I am not terribly concerned about vampire attacks for one simple reason: I love garlic. I put garlic in almost any savory dish from scalloped potatoes to homemade hummus to scrambled eggs. And I’m not talking about a single clove here or there—I go through probably one or two heads of garlic per week. One way to demonstrate the potent and enduring nature of my love for garlic is this: when my dad and I make garlic bread together, we plan ahead and make one loaf bursting with garlicky goodness for ourselves and another designed for normal human beings who prefer the taste of bread with a hint of garlic. Personally, I just can’t get enough of it.
Carla Emery might not be as overly enthusiastic as I am about garlic, but she has some good information about the nature of garlic and its multitude of uses.
“Garlic is a hardy perennial (though usually grown like an annual), the strongest member of the onion family in its sulfide of allyl content — that good stuff that acts as wormer, disinfectant, etc. Shallots, its closest relative, are basically a mild-flavored garlic variety. Like shallots, garlic blooms (pink flowers), but it may or may not make seed depending on the variety and circumstances. Instead garlic is usually propagated by garlic bulbs or “heads” that grow underground (roots go as deep as 2 feet). Each head is made up of a cluster of smaller ones, each called a “clove.” Garlic is a type of onion, a semihardy perennial that, since it’s not damaged by frost or light freezing, can be left in the garden over winter in the Pacific climate — or can be dug up and stored like onions. It’s grown both for the kitchen garden and for commercial sale (it yields a good profit from a very small acreage). Store-bought garlic is usually too dry to plant. Buy a cluster of garlic cloves from a plant nursery or mail-order source.”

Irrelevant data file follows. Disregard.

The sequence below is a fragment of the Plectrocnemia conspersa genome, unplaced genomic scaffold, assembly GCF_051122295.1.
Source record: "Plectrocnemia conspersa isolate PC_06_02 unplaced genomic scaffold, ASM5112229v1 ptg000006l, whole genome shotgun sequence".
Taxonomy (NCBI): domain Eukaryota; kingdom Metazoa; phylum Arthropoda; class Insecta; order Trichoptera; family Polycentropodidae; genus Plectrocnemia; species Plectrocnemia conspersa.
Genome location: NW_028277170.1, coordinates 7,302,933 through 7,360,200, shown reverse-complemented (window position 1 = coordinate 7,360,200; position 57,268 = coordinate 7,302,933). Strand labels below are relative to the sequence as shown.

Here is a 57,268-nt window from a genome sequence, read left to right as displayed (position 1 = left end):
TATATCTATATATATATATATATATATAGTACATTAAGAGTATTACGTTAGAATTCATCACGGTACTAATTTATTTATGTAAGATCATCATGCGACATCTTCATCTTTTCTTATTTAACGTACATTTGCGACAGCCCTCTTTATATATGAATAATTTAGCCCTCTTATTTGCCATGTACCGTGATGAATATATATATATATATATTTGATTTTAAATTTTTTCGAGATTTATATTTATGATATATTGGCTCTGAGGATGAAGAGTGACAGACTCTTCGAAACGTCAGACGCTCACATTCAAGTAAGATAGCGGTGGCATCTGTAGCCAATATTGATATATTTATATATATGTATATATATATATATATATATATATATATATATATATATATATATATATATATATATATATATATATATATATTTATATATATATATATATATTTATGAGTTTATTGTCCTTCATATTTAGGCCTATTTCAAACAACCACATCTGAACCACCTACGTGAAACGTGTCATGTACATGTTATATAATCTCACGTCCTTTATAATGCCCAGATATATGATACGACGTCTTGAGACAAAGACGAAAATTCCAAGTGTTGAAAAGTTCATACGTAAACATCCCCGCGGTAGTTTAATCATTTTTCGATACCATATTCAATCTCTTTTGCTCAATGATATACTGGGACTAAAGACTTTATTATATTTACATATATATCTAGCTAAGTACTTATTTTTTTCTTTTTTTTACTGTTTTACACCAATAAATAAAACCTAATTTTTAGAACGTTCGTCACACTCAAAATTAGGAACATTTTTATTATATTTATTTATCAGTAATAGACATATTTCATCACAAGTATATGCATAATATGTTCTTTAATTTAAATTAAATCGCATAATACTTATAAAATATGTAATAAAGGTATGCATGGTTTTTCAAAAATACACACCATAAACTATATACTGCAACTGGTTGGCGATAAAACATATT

A few interesting facts about garlic:
If your garlic tastes bitter when cooked, it means you cooked it over too high a heat. Many cooks throw onions and garlic in the pan together, but garlic takes less time to cook than onion, so make sure to give the onions a few minutes before adding garlic.
There is a cure to garlic breath! Carla Emery suggests chewing on raw parsley or celery leaves.
Garlic can be used as an insect repellent. Carla Emery says, “to fight insects and plant blights, blend several garlic cloves with some water and 1 T. cooking oil or soap emulsion. Strain. Dilute to 1 qt. and spray on. It works very well but must be done very often if you’re in a serious battle situation.”
Garlic is good for you. And that goes beyond adding it to everything you cook (like I do).
“Garlic has genuine antibiotic properties. Garlic juice, lemon juice, and some sweetening mixed in a cup of warm water are good for a sore throat. Garlic juice applied to ant bites helps make the pain go away. For a patient with a chest cold, mix garlic juice and a vapor rub ointment. Smooth that on a square of cloth, cover with another cloth, and place on chest. Garlic is also a diuretic that thins blood and lowers blood pressure. To prevent travelers’ dysentery, eat a clove per day. It has been used to treat patients (humans and animals) who need worming and has no toxic side effects. To worm a large cat, give one crushed clove each month. So whether you use it for medical or culinary reasons, have at it!”
If you’re a fan or garlic or just looking for a tasty power food, try an easy recipe at home!
Quick Garlic Soup
Heat 12 cloves crushed garlic for about 8 minutes in 3 c. rich milk.
Roast Garlic Spread
Cut the tips off a whole head of garlic (don’t peel or separate cloves). Wrap the head in foil; bake at 350 ̊F until cloves get soft and pulpy. Squeeze the mush onto crackers, toast, or good fresh bread. From The Good Food Guide, edited by Lane Morgan (Sasquatch Books, 1992).